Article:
A point spread function with a large width of the main lobe and low dynamic allows dominant sound sources to cover weaker ones which may lead to a distorted acoustic map. FBF \(B_{\nu}(\vec{x},\omega)\) is an extension of delay-and-sum-beamforming in the frequency domain (FDBF) and provides a sharper main lobe and larger dynamics without increasing calculation time significantly. Like orthogonal beamforming (OBF), it is based on the decomposition of the cross spectral matrix \(C\) into the diagonal matrix \(\Lambda\) of its eigenvalues and the matrix \(V\)containing its corresponding eigenvectors: $$B_{\nu}(\vec{x},\omega)=\left(g^H(\vec{x},\omega)C^{\frac{1}{\nu}}g(\vec{x},\omega)\right)^{\nu},\qquad C^{\frac{1}{\nu}}=V\Lambda^{\frac{1}{\nu}}V^H.$$

In doing so, \(g(\vec{x},\omega)\) are the so called steering vectors to the possible source locations \(\vec{x}\)and \(V^H\) is the transposed-conjugated matrix of eigenvectors. The variable exponent \(\nu \geq 1\) specifies the degree of FBF. The higher its value, the narrower is the main lobe. Furthermore, the dynamic range increases proportionally to the exponent \(\nu\).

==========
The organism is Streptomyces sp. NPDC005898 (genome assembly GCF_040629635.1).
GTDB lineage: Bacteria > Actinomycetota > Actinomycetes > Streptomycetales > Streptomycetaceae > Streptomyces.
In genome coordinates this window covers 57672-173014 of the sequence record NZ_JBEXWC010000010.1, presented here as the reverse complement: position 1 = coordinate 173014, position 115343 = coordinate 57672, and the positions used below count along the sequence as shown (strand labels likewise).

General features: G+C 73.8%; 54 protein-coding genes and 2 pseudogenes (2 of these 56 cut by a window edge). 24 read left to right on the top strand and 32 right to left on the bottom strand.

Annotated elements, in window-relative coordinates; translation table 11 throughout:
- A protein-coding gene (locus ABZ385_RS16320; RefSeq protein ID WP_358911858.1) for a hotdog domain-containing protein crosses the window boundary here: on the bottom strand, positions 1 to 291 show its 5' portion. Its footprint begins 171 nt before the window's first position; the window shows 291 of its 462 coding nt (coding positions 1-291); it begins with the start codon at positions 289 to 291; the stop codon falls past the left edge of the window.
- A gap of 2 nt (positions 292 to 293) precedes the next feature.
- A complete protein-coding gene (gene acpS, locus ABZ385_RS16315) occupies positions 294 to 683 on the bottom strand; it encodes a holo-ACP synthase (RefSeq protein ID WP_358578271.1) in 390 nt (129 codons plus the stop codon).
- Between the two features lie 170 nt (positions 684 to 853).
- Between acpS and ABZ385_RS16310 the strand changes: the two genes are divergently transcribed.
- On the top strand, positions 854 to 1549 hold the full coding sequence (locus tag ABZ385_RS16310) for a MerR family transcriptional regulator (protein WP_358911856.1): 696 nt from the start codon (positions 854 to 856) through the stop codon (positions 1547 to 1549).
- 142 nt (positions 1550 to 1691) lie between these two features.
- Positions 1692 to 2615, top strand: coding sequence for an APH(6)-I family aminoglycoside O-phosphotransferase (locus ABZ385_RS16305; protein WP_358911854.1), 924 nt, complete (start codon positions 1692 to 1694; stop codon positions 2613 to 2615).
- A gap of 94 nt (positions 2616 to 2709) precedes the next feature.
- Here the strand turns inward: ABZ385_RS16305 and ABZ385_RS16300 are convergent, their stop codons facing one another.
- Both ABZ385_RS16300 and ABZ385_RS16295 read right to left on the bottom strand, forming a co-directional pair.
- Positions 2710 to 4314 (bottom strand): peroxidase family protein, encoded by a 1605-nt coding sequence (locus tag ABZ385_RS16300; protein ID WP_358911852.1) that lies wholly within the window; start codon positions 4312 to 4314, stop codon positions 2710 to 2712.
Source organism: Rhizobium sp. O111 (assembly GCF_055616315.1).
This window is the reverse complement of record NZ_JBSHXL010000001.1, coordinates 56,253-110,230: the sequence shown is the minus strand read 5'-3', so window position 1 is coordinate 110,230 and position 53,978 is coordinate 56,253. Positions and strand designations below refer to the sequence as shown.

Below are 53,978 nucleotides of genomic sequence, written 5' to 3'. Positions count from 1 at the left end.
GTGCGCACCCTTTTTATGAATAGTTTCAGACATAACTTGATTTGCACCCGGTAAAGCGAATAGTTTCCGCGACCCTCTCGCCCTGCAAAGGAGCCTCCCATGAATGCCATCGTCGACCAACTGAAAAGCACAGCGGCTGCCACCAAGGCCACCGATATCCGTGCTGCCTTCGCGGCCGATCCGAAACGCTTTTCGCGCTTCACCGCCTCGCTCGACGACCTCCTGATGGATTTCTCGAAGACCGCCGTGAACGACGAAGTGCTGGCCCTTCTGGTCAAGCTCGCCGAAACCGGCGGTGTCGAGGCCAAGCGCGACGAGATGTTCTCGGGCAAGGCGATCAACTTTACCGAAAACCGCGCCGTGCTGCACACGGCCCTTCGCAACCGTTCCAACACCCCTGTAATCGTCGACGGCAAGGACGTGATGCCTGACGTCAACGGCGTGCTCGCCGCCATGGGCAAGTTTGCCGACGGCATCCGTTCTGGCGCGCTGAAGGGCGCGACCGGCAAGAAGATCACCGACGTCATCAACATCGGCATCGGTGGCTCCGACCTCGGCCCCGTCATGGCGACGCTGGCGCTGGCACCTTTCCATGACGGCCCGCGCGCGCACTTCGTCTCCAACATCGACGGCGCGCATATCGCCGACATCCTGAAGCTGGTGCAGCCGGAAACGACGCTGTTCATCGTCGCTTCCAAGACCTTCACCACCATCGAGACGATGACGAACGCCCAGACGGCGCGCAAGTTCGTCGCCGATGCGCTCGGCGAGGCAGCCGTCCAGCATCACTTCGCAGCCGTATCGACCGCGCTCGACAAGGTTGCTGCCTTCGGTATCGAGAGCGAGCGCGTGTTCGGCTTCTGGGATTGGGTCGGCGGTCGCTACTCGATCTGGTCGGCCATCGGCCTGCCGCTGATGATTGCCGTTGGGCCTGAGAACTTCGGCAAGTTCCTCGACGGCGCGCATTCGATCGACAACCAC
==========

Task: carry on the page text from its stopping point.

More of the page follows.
No significant improvements can be noticed, however, above a certain value of the exponent \(\nu\). Therefore, \(\nu\) is limited to \(1\leq\nu\leq 50\) in NoiseImage. Using an exponent of \(\nu=1\) corresponds to the results of FDBF. When using FBF, a combination with OBF can lead to a better understanding of the source characteristics. However, if some sources are coherent, FBF should not be used since side lobes could be interpreted as sound sources.

Application Example: Vacuum Cleaner

In the example of the vacuum cleaner shown below, it is obvious that FBF does not change the source strength considerably compared to FDBF and it also decreases the width of sound sources at the brush. If \(\nu\geq 5\), however, there is no further improvement of source representation to be noticed. All images show results within the frequency range from 5.44 kHz to 6.14 kHz.